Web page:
Oregon Scenic Drive: West Cascades Scenic Byway


Oregon's West Cascades Scenic Byway isn't the shortest route between Portland and Eugene, but this 220-mile scenic alternative offers some of the best views of thundering waterfalls, lush ancient forests, rushing white water, and placid lakes. The byway ends near the timber towns of Westfir and Oakridge.

The northernmost access to the West Cascades Scenic Byway begins in the historic logging and hydropower city of Estacada, located only 40 minutes from Portland. From the very start, you're immersed in old-growth forest, skimming

the edge of the breathtaking Clackamas River. From here, the byway winds through the Western Cascades and its beautiful snowcapped volcanic peaks.

Although two segments of the West Cascades Scenic Byway -- Forest Roads 46 and 19 -- are closed in the winter due to snow, the rest of the byway offers access to a range of winter sports. These winter sport facilities range from the most rustic, primitive facilities to highly developed, full-service facilities.

Archaeological Qualities of the West Cascades Scenic Byway

Archaeological remains confirm human use of these lands 10,000 years ago. Previous native inhabitants include the Molalla, Kalapuya, Tenino, and Northern Paiute peoples.

Even though the West Cascades Scenic Byway has relatively few archaeological artifacts, the story of early inhabitants is told well through the byway's more soft archaeology: rich written and oral histories inter twined with scattered discoveries of tool caches.

For example, a famous oral history is tied with an old trail that formed a natural pass up the Santiam River. The legend says that a fierce battle between the Molalla (of the west hills) and the Paiutes (from the east side) took place on this trail. After the battle was over, the souls of the dead warriors waited to make war on old enemies along both sides of the trail. When settlers began to use the pass, they noticed that the Native Americans bypassed gorges along this trail where these souls were believed to be waiting.

Harder archaeological evidence shows that Native Americans hunted, fished, and gathered huckleberries and wild plants in the Santiam Basin at least 10,000 years ago. Gathering obsidian for their tools from the local Obsidian Cliffs, the tools they made (spear points and scraping tools) have been discovered in caches throughout the three major river basins.

Historical Qualities of the West Cascades

Scenic Byway

Early industrial companies and the Civilian Conservation Corps (CCC) both helped shape the West Cascades Scenic Byway as it is today. One such early industrial company that built structures along the route was the Portland General Electric Company (PGEC); the PGEC built a train bed in the 1920s that now serves as a portion of Highway 224.

Also, the logging and power companies practically built the city of Estacada, and they specifically left what is now Estacada's Timber Park, featuring a dam that boasts the longest fish tunnel in the Pacific Northwest.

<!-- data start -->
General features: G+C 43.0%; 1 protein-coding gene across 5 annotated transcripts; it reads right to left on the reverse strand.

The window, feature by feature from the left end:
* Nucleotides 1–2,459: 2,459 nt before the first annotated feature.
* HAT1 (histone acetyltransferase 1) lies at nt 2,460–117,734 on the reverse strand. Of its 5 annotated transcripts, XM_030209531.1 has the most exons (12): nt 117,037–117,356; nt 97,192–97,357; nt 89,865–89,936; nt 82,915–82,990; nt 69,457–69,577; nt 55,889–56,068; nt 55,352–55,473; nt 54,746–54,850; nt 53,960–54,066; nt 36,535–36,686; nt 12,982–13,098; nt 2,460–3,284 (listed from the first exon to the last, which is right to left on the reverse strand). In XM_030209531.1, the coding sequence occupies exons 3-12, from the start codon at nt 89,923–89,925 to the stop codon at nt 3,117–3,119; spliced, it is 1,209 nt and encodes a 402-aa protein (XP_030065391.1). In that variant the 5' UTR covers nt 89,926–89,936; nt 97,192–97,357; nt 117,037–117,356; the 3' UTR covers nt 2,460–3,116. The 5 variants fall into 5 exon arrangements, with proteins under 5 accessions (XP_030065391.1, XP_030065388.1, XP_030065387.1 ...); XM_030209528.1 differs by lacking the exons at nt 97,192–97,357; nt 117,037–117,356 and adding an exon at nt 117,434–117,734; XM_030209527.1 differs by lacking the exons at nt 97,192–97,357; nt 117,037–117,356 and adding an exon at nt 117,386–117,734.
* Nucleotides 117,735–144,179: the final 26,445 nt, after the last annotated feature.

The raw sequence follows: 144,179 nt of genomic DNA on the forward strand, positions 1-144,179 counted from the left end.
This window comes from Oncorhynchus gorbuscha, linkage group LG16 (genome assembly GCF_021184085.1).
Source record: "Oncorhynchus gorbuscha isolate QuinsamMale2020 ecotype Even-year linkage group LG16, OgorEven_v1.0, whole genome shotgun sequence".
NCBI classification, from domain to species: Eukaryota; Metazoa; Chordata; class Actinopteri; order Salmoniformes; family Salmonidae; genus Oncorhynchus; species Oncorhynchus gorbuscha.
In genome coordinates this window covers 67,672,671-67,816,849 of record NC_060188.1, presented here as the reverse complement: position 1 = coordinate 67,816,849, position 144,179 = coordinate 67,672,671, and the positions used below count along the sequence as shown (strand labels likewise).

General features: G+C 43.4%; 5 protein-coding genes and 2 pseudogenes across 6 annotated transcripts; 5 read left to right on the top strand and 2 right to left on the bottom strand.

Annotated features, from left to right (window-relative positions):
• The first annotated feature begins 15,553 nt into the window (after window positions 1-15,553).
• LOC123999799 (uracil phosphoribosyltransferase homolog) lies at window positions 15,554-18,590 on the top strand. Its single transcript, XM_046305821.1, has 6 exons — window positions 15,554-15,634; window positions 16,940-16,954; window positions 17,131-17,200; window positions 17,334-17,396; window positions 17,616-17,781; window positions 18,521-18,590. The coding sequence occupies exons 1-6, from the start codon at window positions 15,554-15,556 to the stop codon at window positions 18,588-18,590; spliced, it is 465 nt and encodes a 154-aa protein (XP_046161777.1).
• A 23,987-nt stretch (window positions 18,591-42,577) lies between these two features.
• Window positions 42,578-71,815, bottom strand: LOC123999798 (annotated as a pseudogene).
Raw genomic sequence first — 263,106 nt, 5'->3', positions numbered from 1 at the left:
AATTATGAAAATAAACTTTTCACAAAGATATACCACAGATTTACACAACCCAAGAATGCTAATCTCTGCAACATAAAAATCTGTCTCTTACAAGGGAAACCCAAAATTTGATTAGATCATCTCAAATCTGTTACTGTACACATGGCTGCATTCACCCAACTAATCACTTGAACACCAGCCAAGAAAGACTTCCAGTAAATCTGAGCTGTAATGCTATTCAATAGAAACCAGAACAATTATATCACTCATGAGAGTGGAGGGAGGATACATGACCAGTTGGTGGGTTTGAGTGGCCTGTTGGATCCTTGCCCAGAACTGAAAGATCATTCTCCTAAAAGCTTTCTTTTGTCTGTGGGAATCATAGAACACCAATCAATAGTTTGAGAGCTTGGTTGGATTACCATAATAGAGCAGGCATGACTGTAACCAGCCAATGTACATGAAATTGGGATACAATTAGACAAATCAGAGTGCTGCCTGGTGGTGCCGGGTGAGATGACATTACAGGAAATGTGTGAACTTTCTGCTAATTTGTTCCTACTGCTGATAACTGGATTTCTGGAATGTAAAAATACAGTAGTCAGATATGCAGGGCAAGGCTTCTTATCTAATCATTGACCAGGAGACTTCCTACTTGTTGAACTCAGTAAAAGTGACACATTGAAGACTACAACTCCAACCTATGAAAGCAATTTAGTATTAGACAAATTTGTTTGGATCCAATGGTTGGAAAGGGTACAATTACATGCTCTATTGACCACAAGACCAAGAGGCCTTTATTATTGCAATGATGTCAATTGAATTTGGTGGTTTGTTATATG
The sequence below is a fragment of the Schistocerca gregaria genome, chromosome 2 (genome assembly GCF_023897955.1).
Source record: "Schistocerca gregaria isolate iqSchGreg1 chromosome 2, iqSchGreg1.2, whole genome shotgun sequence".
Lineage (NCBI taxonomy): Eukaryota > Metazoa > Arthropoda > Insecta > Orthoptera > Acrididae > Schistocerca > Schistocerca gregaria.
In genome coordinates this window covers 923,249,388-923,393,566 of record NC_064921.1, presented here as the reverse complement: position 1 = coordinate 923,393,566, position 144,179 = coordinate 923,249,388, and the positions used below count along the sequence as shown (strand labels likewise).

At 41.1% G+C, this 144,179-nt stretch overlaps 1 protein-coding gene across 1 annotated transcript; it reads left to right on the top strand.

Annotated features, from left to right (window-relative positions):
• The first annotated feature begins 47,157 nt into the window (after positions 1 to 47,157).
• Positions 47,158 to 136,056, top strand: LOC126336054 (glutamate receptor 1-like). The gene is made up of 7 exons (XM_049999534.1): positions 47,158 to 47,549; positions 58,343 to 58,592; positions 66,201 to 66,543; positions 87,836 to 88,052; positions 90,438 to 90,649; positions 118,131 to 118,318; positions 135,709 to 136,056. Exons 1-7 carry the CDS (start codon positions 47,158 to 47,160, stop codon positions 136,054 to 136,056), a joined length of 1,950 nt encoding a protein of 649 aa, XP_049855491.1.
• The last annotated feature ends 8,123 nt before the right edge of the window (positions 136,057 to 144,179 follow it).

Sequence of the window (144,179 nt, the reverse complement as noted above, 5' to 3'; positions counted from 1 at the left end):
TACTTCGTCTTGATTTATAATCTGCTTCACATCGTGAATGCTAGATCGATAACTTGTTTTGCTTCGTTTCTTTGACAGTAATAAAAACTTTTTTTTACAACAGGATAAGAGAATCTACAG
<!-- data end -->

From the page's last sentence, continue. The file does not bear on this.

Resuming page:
Another company built the Hogg Railroad (now listed in the National Register of Historic Places) in the early 1900s, in an effort to connect the Willamette Valley with Eastern Oregon over the Santiam Pass.

In the 1930s, the CCC built many of the structures that are

still used for recreation, education, and administration. Some specific places they developed are Camp Belknap (where the CCC workers actually stayed), Clear Lake Cutoff, Clear Lake Shelter, Paradise Campground, and the McKenzie Campgrounds. They also worked to develop the Willamette Valley Cascade Mountain Wagon Road (known today as the Santiam Wagon Road), which now serves as part of Highway 126.

Qualities of the West Cascades Scenic Byway

West Cascades Scenic Byway's systems of mountains, vegetation, rivers, and wildlife support one another vitally. Wildlife thrives in the volcanic peaks and unique geologic formations of the High Cascades; it also flourishes in the Western Cascades' jagged lava flows and smooth glacial valleys. These ranges' old-growth forests of Douglas fir and western red cedar are excellent habitats for the northern spotted owl and the bald eagle (both endangered) and also for the pine marten, pileated woodpecker, Roosevelt elk, black-tailed deer, and mule deer.

The mountains' heavy snow and rain percolate through porous volcanic rocks and reappear as hundreds of springs that feed the byway's numerous rivers and lakes. These rivers support a number of rare and threatened species of fish, including spring chinook, winter and summer steelhead, bull trout, and a rare species of cutthroat trout. This abundant moisture has allowed the development of dense, lush old-growth forests: Some trees measure more than six feet in diameter and are more than 180 feet tall.

View Enlarged Image This map shows the points of interest along the West Cascades Scenic Byway.

Qualities of the West Cascades Scenic Byway

A broad range of recreational activities is available along the West Cascades Scenic Byway. Summer brings horseback riding, picnicking, primitive and rustic camping, and fishing. You can also enjoy practically any water and watercraft activity: drift and motor boating, canoeing, jet skiing, sailing, water-skiing, kayaking, rafting, and swimming. The hiking here is especially good because the U.S. Forest Service maintains the byway's three national recreation trails to the highest standard. Hundreds of miles of other trails are also accessed from the byway.

In the winter, you can snowmobile, sled, snowshoe, and downhill and cross-country ski.

Find more useful information related to Oregon's West Cascades Scenic Byway:

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